Bird hunting is one of my greatest passions, the other is story telling, and it is very nice that one passion leads to the other.
Some of the best and most affordable upland bird hunting in the entire world is to be found in the Uruguay, and I do my best to hunt perdiz (Nothura maculosa) there at least every other year. Perdiz or codorna (as we say in Brazil) is one of the greatest of all upland birds, and it is a real pleasure to hunt them over dogs in the almost flat Uruguayan grasslands (Pampas).
I have many good memories of my hunting trips with JP Cacerias (firstname.lastname@example.org), in Trinidad, province of Flores (see “Last Bird, First Bird” the oldest posting in this blog). João Paulo or JP is a great cook and a better host, knows where the perdiz are, has a cannel with some great dogs, and a fantastic family and staff to make you have a good time and feel really at home.
The picture above is from our trip of May 2011, when again I had the pleasure of having Ariel as my secretário. The secretário will handle the dogs, carry your birds, water and extra shells, will always compliment you for a good shot and find an excuse for miss. But Ariel is much more than that, a true gentleman, and if not a great photographer, a very lucky one, as I don’t think that this picture that he took can be matched.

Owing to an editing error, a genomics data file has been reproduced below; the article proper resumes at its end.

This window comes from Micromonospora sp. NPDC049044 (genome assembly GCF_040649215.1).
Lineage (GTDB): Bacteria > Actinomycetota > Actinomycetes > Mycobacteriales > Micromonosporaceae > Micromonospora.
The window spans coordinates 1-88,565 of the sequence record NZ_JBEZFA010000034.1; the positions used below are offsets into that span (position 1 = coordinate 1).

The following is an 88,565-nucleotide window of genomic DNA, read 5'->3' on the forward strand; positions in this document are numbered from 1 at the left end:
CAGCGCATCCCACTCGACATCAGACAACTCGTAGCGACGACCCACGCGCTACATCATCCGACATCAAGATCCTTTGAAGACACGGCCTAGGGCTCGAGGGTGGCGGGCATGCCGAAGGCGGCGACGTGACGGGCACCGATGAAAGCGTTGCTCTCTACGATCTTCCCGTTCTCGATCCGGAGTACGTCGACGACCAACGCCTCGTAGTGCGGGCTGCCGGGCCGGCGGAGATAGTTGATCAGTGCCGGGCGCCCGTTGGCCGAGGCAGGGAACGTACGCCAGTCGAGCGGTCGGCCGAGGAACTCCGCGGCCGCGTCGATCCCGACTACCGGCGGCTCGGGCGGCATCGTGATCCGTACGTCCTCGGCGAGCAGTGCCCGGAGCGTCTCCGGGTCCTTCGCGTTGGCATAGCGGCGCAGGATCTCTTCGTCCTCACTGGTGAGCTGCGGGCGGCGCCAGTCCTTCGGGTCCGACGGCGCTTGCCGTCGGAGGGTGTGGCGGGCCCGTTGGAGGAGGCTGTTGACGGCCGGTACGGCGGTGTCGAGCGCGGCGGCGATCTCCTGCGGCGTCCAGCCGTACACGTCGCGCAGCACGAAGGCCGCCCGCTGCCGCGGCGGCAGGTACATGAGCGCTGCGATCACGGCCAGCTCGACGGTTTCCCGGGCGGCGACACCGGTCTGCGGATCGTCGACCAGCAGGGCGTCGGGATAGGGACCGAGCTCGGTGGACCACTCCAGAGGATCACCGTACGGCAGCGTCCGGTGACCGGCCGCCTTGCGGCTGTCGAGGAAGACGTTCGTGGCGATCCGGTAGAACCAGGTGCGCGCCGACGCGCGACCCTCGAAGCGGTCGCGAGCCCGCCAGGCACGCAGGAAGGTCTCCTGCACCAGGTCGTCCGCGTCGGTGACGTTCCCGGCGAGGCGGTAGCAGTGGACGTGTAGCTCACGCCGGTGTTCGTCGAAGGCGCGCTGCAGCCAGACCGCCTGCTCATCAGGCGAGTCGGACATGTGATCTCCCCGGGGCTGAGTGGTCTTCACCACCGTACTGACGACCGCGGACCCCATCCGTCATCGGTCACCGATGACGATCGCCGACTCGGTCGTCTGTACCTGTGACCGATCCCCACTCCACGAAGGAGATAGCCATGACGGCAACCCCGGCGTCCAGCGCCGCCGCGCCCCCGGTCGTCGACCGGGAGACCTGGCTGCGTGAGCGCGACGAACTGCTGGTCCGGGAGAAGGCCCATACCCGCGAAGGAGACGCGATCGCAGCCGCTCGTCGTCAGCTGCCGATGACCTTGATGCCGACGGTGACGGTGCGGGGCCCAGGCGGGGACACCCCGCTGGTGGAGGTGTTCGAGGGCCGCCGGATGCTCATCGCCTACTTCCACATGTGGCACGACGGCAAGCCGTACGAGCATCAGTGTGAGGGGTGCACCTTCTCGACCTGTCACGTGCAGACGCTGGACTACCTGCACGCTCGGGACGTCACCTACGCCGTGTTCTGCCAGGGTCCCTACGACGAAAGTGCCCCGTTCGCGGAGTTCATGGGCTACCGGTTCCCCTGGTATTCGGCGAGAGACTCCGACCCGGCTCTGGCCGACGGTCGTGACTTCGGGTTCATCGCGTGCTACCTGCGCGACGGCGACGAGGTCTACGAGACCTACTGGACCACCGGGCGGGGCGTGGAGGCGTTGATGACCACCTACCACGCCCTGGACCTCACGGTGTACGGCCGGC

Perdiz are generally solitary birds that do not covey, and having the opportunity to shoot a true “doublé”, while not rare, is unusual; and as many expert hunters say that shooting a true “doublé” is the apex of the art of bird hunting I am very happy that Ariel could capture this unique moment on a still photo.
Please, pay attention to the details as in this fantastic photo you will be able to see all the elements of the art of bird shooting.
The hunter and dog are very obvious. I was shooting an AyA 16-gauge side-by-side gun with side locks, but no ejectors, which represents the typical game gun of Southern Europe and South America. If you follow the barrel line you will be able to see the wad already open and quickly slowing down. Continue in the same line and you will see the perdiz closing its wings, just prior starting to collapse.
But, if you pay attention to the dog path, you will notice that he is charging to a direction to the right of the bird mentioned above.
You will need to look really carefully to a point that is just at the skyline and to the right of the right most tree. There is a brown spec there. That is the first bird of the “doublé”, already folded and falling to the ground.
Even a rather mediocre shotgunner like me deserves perfection once in a while, and no automatic shotgun in the world can deliver the conclusiveness of right and left barrel shots and two birds down.
Note: In case your eyes are aging like mine, I have the same picture below, with the three “flying elements” clearly marked.
1. First bird (right barrel) falling
2. Second bird (left barrel) starting to fold
3. Shot wad